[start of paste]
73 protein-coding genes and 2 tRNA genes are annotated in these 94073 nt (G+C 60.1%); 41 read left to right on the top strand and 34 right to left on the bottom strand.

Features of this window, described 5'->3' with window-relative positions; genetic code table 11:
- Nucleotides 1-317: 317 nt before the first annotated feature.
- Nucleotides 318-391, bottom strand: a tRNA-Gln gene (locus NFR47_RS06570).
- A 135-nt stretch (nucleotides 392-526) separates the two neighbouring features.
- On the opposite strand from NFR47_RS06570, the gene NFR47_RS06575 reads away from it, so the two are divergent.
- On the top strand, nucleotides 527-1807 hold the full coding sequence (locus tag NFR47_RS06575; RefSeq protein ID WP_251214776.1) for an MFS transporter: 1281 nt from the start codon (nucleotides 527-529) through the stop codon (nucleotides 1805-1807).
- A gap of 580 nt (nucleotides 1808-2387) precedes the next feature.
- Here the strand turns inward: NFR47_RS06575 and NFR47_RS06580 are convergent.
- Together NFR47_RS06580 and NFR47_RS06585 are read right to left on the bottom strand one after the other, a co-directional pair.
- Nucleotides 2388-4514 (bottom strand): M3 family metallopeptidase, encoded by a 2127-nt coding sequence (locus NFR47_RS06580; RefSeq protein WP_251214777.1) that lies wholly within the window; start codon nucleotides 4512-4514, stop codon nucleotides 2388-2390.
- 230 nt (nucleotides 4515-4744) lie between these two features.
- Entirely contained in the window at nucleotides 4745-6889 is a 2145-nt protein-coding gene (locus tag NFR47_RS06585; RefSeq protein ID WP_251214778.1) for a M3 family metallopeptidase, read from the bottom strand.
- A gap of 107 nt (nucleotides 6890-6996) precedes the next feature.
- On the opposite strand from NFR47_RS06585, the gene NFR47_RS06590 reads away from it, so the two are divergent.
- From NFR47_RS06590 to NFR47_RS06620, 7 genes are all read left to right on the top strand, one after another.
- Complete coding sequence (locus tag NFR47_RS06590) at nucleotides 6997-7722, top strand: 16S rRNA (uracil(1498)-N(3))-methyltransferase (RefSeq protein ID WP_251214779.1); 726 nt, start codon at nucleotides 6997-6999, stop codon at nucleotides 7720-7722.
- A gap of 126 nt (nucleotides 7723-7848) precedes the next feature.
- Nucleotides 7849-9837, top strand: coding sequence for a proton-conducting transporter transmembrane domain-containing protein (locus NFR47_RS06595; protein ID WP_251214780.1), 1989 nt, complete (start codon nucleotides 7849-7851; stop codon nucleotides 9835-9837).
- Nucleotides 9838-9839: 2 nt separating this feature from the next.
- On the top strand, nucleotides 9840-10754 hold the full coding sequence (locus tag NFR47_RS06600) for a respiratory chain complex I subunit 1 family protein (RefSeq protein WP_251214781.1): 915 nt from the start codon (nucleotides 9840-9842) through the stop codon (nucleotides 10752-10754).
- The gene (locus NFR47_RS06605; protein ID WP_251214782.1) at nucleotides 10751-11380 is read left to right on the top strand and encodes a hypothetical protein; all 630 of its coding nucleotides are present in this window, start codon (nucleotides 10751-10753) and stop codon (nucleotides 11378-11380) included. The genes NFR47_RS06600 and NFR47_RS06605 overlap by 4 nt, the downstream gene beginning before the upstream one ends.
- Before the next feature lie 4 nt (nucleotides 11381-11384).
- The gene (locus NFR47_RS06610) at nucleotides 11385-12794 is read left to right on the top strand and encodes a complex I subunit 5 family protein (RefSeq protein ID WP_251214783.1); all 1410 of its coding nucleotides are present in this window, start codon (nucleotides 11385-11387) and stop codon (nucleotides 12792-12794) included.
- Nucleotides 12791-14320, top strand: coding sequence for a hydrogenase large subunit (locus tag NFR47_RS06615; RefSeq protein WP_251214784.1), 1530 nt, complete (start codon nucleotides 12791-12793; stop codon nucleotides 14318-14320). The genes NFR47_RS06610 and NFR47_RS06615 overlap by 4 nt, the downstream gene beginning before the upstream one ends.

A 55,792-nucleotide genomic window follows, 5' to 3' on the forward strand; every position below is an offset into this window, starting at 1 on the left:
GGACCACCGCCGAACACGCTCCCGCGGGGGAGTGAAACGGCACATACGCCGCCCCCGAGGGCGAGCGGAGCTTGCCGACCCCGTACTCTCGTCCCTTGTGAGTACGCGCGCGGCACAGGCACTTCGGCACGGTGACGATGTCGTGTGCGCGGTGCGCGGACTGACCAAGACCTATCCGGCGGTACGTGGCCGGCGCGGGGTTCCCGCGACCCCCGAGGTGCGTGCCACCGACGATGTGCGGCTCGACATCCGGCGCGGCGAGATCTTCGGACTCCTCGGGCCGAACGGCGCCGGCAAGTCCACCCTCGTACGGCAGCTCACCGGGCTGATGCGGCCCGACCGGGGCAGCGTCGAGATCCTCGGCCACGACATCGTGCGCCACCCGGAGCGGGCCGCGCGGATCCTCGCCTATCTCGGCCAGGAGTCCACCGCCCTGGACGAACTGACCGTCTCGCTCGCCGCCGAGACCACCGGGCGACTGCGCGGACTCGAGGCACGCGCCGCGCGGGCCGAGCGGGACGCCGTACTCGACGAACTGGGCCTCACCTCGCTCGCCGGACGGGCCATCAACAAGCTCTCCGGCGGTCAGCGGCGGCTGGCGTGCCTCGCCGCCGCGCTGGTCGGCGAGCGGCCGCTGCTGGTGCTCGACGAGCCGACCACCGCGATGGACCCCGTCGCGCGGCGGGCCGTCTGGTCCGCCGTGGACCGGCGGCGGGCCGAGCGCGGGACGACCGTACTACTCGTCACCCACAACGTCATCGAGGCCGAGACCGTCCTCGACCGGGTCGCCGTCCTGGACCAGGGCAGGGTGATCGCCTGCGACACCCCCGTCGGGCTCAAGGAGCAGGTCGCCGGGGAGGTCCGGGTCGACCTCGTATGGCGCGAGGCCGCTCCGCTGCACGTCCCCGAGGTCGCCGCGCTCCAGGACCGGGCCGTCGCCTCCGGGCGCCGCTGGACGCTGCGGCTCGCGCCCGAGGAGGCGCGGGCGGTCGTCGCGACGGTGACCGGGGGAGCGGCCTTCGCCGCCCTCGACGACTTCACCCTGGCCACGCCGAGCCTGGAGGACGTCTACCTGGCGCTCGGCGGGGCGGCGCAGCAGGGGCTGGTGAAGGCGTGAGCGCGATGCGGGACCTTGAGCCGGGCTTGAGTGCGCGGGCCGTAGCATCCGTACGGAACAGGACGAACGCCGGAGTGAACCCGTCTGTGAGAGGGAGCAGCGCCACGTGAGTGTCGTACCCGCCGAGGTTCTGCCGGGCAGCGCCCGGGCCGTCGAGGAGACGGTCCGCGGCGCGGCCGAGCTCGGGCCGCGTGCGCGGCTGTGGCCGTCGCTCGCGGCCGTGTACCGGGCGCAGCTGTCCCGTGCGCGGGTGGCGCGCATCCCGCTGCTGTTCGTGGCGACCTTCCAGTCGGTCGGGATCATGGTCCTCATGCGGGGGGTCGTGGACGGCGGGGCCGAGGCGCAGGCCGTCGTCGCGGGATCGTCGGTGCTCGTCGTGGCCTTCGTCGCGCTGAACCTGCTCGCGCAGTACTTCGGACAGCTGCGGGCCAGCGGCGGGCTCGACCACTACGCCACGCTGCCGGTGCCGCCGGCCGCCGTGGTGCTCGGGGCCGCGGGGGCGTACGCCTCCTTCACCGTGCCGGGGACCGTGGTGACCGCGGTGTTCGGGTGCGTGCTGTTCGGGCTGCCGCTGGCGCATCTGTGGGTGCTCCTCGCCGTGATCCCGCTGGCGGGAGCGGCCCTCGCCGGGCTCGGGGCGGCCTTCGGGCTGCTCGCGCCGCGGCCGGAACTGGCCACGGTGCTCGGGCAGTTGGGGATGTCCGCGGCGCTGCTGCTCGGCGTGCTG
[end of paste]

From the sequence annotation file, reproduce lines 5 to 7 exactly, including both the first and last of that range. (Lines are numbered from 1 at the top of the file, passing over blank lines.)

- A 135-nt stretch (nucleotides 392-526) separates the two neighbouring features.
- On the opposite strand from NFR47_RS06570, the gene NFR47_RS06575 reads away from it, so the two are divergent.
- On the top strand, nucleotides 527-1807 hold the full coding sequence (locus tag NFR47_RS06575; RefSeq protein ID WP_251214776.1) for an MFS transporter: 1281 nt from the start codon (nucleotides 527-529) through the stop codon (nucleotides 1805-1807).